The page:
Although I’ve spent most of my working life as an employee, from time to time I’ve taken freelance writing jobs. Since I work here, my favorite tool for these is… well, you guessed right. One reason for this is Ulysses’ attachments feature. So, while I believe attachments are helpful to almost any writer out there, I would like to share some special tips for freelance writers, taken from my own experience.
For starters, Ulysses attachments can be keywords, goals, notes as well as images and PDF files. They belong to a sheet, but not to the text on that sheet, i.e. they will not be included when you export. You can access attachments via the paperclip icon on the editor toolbar.
To attach a certain type of attachment, click or tap the respective icon.
Tip 1: Keep Everything You Need at Reach
I found that having to search my hard drive or mail inbox while I’m trying to finish a writing job will interrupt my flow and disrupt my focus. That’s why I like to have everything I need at reach for quick reference. With image attachments, I can not only add images in most formats, but even PDF documents. So attachments can perfectly hold a strategy paper, a website mockup, a keyword analysis, you name it, and provide me instant access. On the Mac, I can even detach images and PDFs, adapt the window size as I need and leave them permanently open.
Tip 2: Use Notes for Reference Links and Text Comments
If the information I need to reference regularly is on a website, I type it as a functional link into a note attachment. A note is for text comments, and you can use all of Ulysses’ markup here as well. So, if I receive a text briefing via email, I copy-paste it into a note. Plus I type down verbal agreements I made with the client personally or on the phone.
Tip 3: Track Your Progress With Writing Goals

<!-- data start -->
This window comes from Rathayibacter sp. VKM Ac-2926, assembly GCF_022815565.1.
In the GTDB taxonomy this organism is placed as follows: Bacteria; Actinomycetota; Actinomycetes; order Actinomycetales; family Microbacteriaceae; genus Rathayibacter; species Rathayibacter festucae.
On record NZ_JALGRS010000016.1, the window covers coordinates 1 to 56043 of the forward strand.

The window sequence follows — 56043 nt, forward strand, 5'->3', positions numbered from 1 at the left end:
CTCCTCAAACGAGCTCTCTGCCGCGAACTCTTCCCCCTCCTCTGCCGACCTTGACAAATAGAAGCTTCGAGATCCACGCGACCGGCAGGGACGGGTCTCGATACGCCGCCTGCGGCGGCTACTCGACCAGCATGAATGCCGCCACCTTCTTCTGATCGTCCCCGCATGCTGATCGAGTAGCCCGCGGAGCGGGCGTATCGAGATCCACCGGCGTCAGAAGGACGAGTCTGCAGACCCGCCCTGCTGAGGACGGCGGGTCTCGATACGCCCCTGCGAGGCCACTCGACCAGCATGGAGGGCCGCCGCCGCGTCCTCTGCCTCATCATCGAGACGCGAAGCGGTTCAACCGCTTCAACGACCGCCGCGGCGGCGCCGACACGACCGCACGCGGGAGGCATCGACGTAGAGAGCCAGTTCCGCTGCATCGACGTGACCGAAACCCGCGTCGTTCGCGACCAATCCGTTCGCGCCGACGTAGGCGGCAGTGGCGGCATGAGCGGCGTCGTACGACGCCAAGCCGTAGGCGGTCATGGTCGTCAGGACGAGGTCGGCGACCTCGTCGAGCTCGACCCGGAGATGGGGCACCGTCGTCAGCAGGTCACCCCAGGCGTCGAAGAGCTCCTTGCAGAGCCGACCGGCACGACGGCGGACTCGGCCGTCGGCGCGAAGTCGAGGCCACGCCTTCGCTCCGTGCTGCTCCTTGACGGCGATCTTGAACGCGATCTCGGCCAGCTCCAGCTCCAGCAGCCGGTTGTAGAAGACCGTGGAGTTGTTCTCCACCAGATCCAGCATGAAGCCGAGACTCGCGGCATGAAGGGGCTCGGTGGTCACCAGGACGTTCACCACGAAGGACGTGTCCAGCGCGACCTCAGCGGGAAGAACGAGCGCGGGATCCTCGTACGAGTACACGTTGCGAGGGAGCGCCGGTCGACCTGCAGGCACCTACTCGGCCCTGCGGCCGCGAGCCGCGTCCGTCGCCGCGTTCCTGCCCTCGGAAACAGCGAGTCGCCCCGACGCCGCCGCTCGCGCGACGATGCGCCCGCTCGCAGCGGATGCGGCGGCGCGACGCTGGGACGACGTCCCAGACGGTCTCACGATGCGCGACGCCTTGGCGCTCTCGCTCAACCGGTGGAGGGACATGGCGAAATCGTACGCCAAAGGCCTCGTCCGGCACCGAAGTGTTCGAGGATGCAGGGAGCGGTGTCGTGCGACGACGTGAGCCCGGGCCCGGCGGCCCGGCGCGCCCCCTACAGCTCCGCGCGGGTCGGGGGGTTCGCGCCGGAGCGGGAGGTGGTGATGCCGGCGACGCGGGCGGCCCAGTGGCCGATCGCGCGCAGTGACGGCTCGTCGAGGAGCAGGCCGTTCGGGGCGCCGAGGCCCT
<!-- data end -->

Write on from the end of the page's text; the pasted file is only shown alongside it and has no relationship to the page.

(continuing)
Two pages of a magazine, one paragraph in a brochure: Freelance writers often work on a character limit. With goal attachments, I can determine how much I have to (or want to) write until I consider a text finished. Available goal types are about, at least and at most. I mostly use characters including spaces, and this is certainly common. However, you can also measure your progress in words, paragraphs, pages, even reading time. When the attachment bar is closed, a tiny circle icon in the upper right corner of a sheet will indicate the state of the goal.
Tip 4: Organize Your Workload with Keywords and Filters
If you’re a busy writer juggling with different clients and timelines, this might be just the right tip for you. I label my texts with keyword attachments, according to their state from new to finished – not only the freelance work but also blog posts and marketing copy I write for Ulysses. Additionally, I have set up a filter group that displays anything labelled with the keyword “Work in Progress”, so I can always see at a glance what I am currently working on. If you want, you can take that even further, with keywords and filters for text that are new, that need revision, have been submitted for approval or already published – just as an example. Actually, keywords can be anything that you think makes sense for your organization.
That’s it for the moment. If you’ve got a tip yourself or an idea for a workflow that you think might be helpful for other Ulysses users, please feel to drop us a line.
Enjoy writing, and have a productive day!